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Raleigh day care's license suspended after infant chokes to death on pinecone

A baby choked on a pinecone and died at a Raleigh day care on Wednesday, authorities said.

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A Hug A Day Day Care
Cullen Browder
Mark Boyle, WRAL reporters,
Natalie Matthews, WRAL digital journalist
RALEIGH, N.C. — The operating license for a Raleigh day care center has been suspended, pending an investigation, after a 10-month-old boy choked on a pinecone and died at the facility Wednesday morning, authorities said.

The state Department of Health and Human Services confirmed to WRAL News that agency officials notified the center of the action via a hand delivered letter to operator Antoinette Rochelle.

"This action is based on the agency's findings that the public health, safety or welfare requires emergency action," wrote Tamara Barnes, the assistant director of the Regulatory Services Section, in a letter to Rochelle. "You must inform all your parents of enrolled children that the facility will close at the end of business today.

No charges have been filed so far in the case, and the letter does provide specifics on how the center can appeal the "administrative action" and have its operating license restored.

It was not clear if the center will appeal the suspension decision.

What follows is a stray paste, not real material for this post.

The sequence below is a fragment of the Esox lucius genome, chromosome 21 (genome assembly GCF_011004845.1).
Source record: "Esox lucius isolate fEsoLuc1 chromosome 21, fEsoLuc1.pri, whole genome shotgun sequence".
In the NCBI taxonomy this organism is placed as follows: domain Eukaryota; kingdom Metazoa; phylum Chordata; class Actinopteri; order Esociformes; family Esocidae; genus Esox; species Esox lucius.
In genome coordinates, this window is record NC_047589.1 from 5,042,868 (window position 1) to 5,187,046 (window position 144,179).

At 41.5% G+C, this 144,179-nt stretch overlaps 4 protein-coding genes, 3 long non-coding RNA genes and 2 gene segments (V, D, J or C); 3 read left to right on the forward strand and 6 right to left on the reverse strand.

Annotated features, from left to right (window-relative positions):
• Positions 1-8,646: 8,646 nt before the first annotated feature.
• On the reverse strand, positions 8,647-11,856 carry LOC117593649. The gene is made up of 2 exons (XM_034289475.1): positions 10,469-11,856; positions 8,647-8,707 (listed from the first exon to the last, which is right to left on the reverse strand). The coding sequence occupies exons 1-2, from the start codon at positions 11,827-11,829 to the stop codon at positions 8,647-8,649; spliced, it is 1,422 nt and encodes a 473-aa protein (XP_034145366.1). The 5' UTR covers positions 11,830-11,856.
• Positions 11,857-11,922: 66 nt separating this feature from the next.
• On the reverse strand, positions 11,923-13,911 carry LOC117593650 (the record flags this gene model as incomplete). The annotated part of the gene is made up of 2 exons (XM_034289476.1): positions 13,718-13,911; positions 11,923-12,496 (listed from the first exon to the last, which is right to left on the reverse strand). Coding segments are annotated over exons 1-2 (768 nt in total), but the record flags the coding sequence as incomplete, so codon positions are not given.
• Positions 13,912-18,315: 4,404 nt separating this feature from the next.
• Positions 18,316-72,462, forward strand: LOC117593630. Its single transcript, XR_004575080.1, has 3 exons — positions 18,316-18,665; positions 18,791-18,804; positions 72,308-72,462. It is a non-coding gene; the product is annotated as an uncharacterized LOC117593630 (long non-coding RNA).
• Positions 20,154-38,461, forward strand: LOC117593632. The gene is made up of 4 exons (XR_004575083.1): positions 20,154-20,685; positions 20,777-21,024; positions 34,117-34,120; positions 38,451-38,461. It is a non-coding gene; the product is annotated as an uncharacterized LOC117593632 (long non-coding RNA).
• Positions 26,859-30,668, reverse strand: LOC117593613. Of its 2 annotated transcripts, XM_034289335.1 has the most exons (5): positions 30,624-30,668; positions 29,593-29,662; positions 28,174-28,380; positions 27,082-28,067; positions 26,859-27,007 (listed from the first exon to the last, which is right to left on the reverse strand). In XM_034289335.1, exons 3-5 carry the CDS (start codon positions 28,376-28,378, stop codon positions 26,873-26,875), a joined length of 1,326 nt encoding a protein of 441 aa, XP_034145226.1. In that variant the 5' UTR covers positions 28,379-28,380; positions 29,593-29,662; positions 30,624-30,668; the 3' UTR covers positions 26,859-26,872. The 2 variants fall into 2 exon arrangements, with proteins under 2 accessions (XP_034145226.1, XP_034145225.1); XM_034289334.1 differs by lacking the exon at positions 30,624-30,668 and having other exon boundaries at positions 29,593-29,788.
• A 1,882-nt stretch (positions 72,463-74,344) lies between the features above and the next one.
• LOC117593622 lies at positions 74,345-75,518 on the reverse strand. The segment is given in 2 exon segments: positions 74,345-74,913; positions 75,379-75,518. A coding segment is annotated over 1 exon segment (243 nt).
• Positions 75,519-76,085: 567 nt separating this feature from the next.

A Hug a Day Care operates out of a house on Adcox Place in south Raleigh and is one of 158 licensed family child care homes in Wake County.

Rochelle, the owner and operator, had to meet various training, safety and building requirements in order to open for business.

Helena Harris said she dropped her grandson, Areon Ellington, off at the center on Wednesday, but a few hours later, she received a phone call.

"The day care lady called me and told me that I needed to get to the day care because Areon was choking on something," Harris said, adding that she is heartbroken and left with many questions.

"He was my heart, my heart. He was our get up and go," she said. "He was, through our struggles, what was bonding us together."

A Hug A Day Day Care

State records show past violations issued by regulators.

During an unannounced visit in January, an inspector found seven children under the age of 2, exceeding the limit of five.

Another violation that was found included a space heater that was turned on and in reach of children. That problem was reportedly corrected on an inspection the next month.

North Carolina's star rating system labels A Hug A Day as a three-star facility out of a possible five.

Ratings are based on program standards and the education level of staff.

A WRAL News Investigation found the state removed compliance history in 2005 as one of the factors when determining a facility's star rating.

Harris said the center should consider whether it wants to continue operating.

"If you can no longer handle being a day care provider, you need to get out of the business," she said. "She's been in the business for a long time, and like I'm saying, this is negligence. He shouldn't have been outside as hot as it was."


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